Le Guin: It fills my mind, develops itself, and demands to be written.

Ramola D: For instance, the amazing Orwellian thought-experiments, both satire and speculation on alternative realities—which seem all too believable these days—as in "The New Atlantis" where intellectualism is banned in America, or "SQ," where everyone is tested for their Sanity Quotient, or "The Diary of the Rose," where the mind can be mapped, and intellectuals electroshocked out of their minds—vhow do such stories come to you? What are they inspired by, and how do you make whole stories out of them? What are some of the crucial elements in making such a story?

Le Guin: Those three stories arose out of rage and fear at the institutionalised cruelty and stupidity of national governments-abroad and at home. None of them is more than slightly exaggerated. It is hard for a story to come close to the terrible reality of government-directed punishment of dissent and government-directed torture.

Ramola D: You've written elsewhere about being interested in a more anarchic, Coyote-like or feminine Taoist-yin kind of utopia rather than a masculinist, growth-oriented utopia. I quote from your translation of the Tao Te Ching, "To ignore the constant is to go wrong and end in disorder." And from your essay "A Non-Euclidean View of California": "To attain the constant, to end in order, we must return, go round, go inward, go yinward." Taoist ideas of containment, working with absence seem to run through many of your stories, such as "Darkrose and Diamond," for instance, in Tales from Earthsea. Are there certain themes along these lines you like to keep exploring?

Le Guin: That's the way my mind works.

Ramola D: In stories like "A Man of the People"—from Four Ways to Forgiveness—there's a focus on concepts such as being in balance, the soul as a separate creature, the god inside the self, and human music as a means of connecting with the soul—the Staying Chant. There seems to be a strong influence of native American ideas, and some Hindu/Buddhist ideas, in these stories. Would you say those were native American or Asian ideas you were exploring?

Le Guin: Having been raised, as I have said elsewhere, as irreligious as a jackrabbit, I learn from spiritual and religious ideas and practices and borrow them for my fictions shamelessly. I have no deep knowledge of or abiding interest in any spiritual discipline except some aspects of Taoism and the simplest secular form of awareness meditation.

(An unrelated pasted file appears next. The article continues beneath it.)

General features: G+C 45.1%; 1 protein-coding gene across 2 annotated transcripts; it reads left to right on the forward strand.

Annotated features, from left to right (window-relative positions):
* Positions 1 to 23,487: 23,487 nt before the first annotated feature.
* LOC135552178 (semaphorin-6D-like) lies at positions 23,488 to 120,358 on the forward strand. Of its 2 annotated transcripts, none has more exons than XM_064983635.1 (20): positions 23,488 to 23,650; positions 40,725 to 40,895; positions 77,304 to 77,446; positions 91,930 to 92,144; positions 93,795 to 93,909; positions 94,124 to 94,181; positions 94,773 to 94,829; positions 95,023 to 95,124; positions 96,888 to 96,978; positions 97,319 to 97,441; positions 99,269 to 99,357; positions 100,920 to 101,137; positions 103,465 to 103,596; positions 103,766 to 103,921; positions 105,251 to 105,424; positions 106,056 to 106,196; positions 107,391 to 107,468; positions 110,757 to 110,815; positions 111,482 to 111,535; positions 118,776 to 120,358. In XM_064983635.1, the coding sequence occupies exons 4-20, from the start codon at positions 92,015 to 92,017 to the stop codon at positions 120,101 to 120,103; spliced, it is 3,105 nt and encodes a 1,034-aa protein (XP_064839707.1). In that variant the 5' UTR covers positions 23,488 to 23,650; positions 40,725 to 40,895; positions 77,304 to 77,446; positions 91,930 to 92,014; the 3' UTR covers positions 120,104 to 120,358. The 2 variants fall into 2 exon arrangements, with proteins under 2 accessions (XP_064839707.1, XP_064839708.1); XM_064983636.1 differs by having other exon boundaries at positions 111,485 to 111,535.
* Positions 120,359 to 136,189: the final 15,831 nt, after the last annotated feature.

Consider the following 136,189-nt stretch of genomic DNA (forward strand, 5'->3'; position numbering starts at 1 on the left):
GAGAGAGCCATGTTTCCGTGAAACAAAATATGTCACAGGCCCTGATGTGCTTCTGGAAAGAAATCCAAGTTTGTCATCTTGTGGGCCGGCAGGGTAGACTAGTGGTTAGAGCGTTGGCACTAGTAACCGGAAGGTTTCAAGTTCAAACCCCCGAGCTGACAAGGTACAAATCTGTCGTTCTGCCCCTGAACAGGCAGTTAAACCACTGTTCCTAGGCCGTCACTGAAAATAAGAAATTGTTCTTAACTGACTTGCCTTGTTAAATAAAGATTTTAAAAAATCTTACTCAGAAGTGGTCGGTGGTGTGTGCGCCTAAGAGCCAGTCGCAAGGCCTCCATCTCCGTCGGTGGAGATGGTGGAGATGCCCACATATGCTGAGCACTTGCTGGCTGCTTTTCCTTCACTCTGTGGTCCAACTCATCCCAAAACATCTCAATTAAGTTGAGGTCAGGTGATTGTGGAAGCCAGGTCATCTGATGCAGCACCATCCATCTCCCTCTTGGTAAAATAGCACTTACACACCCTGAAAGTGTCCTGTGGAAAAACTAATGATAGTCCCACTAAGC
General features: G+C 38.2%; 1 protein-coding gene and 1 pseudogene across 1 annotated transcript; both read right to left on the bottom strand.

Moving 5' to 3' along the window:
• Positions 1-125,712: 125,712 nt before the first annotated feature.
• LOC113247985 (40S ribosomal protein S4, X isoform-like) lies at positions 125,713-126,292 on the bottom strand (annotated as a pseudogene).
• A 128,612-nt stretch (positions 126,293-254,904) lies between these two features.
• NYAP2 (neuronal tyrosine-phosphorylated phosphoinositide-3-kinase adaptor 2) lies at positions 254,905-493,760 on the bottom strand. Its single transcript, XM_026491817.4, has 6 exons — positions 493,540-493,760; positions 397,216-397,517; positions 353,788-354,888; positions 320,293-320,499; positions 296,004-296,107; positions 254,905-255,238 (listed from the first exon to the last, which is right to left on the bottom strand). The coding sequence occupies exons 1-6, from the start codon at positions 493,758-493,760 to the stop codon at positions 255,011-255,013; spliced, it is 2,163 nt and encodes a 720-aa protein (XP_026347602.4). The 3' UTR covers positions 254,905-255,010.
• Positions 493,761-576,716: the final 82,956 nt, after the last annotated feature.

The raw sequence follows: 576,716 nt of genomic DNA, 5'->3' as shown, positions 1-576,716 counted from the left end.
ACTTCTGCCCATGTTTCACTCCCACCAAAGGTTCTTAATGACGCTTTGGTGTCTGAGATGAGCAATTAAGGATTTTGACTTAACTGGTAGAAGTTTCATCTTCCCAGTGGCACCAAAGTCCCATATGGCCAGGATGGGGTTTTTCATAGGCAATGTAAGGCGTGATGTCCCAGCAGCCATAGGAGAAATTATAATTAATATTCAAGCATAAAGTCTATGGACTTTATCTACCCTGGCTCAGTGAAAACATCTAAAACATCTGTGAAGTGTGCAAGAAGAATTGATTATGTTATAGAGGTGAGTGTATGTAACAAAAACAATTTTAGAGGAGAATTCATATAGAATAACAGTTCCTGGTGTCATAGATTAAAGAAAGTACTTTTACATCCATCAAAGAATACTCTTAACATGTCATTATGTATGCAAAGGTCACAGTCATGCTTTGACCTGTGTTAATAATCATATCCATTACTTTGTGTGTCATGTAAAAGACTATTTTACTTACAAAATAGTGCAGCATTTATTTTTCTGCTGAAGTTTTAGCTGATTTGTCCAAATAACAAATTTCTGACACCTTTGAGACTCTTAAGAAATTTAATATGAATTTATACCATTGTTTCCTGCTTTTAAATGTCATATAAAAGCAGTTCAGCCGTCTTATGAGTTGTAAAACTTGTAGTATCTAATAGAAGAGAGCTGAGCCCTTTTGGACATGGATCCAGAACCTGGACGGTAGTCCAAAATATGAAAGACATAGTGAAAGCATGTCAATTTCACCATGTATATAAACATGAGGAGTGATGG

Ramola D: In "Man of the People," Havzhiva talks about changing the soul, not the world, in order to live rightly in the world. Reviewers note a strain of Taoism in a lot of your work. What attracts you to Taoism, and is it conscious, your bringing it into your writing? How does it translate or enter your work?

Le Guin: Really this is too huge a question. I can only refer you to the introduction and notes to my translation of Lao Tzu's Tao Te Ching.

Ramola D: I'd like to ask a little about language. I understand you recently translated the poetry of Gabriela Mistral from Spanish. You have also translated the poetry of the Argentinian poet Diana Bellessi, and the Tao Te Ching from transliterated Chinese...

Le Guin: And a big story suite by the Argentinian novelist Angelica Gorodischer—Kalpa Imperial, at the moment called in English, The Greatest Empire that Never Was. It will come out in August 2003.

Ramola D: How does translation affect your work in English—and what has been your experience of the inherent capabilities and limitations of language—any one, or speaking from one to the other?

Le Guin: I don't know what translating does to my English work. I like learning languages. My college work was in French and Italian lit. (I didn't want some English professor telling me what to read and not read in English) so I have always had other languages in my head. I think the more languages a writer knows the more language she knows. And language is the medium of my art.

Ramola D: In "The Author of the Acacia Seeds," you have this wonderful speculative exploration of language—the "seawriting" of dolphins or penguins, the ant-language, and the "lyrics of lichen and the poetry of rocks." There's a different kind of linguistic, conceptual engagement in stories like "The Pathways of Desire." What intrigues you about this subject—that interface between language and society, language and politics, the language that animals use, or plants, or trees or forests?

Le Guin: Well, it just does; you said it very nicely! Again: Language is my medium, language is to me what paint is to the painter, stone to the sculptor, her body to the dancer.